Don't you believe it: 'No surprises'

Many bosses say they 'don't want any surprises' from their team. But there will always be surprises, and attempts to deny this reality can create a range of dysfunctional behaviours.

by Alastair Dryburgh, chief contrarian at Akenhurst Consultants

Small surprises get bigger if suppressed. I once knew a management team tasked with merging two nearby manufacturing operations. They weren't really up to the job and needed to get help. Cost? Maybe £150,000. But the group CEO was very much of the 'no surprises' school, so the managers couldn't signal their distress. When it finally saw the light of day, this small surprise had grown much bigger - it cost £5m to fix and damaged customer relationships for at least a year.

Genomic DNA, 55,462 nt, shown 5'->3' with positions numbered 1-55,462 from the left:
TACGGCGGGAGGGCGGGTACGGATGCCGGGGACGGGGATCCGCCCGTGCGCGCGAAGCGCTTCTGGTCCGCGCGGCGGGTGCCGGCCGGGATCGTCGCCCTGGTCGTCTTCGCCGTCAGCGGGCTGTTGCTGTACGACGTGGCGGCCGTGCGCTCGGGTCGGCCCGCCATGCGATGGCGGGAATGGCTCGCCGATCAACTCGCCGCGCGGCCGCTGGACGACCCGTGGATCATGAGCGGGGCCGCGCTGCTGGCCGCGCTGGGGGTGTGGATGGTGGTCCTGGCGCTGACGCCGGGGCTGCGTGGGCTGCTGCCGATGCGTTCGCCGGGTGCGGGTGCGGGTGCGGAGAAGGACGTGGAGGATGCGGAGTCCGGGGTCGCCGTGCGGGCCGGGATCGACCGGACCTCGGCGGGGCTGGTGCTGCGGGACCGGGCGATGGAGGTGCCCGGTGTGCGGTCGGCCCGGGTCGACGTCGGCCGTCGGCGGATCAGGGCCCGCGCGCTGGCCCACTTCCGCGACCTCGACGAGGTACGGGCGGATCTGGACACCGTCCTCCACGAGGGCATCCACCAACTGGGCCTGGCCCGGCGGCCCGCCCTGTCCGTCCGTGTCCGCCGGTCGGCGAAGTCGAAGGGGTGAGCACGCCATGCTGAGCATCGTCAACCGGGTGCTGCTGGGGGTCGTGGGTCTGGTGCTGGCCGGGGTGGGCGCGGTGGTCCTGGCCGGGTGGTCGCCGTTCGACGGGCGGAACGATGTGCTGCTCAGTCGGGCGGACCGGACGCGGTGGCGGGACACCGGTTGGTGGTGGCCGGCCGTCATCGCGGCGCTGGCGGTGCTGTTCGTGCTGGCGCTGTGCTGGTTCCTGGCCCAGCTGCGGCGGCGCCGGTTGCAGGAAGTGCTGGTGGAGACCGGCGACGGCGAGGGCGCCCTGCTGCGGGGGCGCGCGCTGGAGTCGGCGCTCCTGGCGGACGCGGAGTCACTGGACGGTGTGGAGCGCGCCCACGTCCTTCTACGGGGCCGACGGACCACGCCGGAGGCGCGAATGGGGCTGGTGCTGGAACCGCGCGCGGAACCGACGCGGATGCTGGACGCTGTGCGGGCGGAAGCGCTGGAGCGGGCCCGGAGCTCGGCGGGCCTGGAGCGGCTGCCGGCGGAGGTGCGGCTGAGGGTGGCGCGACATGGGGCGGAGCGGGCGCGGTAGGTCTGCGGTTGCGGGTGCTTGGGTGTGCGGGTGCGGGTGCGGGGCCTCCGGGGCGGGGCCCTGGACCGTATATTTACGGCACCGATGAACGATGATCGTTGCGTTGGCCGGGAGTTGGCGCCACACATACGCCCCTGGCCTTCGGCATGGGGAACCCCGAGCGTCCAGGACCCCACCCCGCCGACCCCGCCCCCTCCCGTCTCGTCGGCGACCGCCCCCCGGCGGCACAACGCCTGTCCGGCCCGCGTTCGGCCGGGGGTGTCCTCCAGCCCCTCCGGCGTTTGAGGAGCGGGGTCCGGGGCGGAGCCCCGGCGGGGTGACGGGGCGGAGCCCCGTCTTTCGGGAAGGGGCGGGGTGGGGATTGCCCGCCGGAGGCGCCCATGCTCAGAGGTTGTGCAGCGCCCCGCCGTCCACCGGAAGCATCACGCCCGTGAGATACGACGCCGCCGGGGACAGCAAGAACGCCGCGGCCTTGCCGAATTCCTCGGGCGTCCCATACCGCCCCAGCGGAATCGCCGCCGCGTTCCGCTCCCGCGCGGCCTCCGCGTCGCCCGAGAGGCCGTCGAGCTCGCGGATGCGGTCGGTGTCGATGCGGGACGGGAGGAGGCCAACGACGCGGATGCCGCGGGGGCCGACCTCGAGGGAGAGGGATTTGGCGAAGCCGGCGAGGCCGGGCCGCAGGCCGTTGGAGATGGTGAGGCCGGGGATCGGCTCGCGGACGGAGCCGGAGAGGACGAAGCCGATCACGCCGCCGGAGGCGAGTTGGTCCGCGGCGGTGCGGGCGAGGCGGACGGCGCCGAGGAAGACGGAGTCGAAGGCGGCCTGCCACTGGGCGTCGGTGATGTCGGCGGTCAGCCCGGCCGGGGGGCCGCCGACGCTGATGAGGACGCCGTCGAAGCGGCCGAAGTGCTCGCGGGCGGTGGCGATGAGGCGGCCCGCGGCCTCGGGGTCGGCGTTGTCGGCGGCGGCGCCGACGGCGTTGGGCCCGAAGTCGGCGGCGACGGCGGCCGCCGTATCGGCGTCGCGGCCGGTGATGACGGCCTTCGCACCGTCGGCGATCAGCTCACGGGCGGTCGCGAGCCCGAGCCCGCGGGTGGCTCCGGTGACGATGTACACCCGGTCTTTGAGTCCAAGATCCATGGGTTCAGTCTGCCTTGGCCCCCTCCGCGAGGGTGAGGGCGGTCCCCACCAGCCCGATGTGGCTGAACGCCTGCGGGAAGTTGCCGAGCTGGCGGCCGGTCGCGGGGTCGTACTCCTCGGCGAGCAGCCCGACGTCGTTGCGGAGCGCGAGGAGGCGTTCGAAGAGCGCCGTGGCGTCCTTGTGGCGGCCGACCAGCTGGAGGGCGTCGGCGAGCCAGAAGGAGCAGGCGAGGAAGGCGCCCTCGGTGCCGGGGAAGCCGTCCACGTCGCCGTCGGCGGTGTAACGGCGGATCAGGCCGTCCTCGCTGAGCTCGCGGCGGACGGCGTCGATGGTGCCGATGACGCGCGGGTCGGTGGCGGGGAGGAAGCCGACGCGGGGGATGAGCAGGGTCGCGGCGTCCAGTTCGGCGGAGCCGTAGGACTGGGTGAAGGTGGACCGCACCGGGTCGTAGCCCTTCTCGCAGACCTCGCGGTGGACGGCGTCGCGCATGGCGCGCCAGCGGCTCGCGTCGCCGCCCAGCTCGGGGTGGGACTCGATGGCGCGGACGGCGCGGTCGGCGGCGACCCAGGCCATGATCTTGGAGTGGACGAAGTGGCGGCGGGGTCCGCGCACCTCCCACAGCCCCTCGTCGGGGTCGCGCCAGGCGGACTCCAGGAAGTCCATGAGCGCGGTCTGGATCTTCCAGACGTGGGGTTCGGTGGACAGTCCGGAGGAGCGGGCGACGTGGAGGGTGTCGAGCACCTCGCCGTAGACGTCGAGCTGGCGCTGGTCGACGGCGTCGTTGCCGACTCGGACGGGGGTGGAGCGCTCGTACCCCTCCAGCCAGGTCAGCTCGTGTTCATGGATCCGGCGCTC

It takes time and effort to avoid surprises. Time and effort that isn't being spent making sales, designing new products or raising quality. I've also uncovered creative and even false accounting and salespeople not reporting prospects or deliberately delaying sales, all in the name of 'no surprises'.

You can learn from them. The late, great Peter Drucker wrote that one of the best ways of generating ideas is to examine unexpected successes and failures, ie surprises. If you are managing a group and you apply the 'no surprises' principle to your operating units, you will struggle to innovate. You are in effect saying: 'Don't tell me anything interesting about what's going on in your business.'

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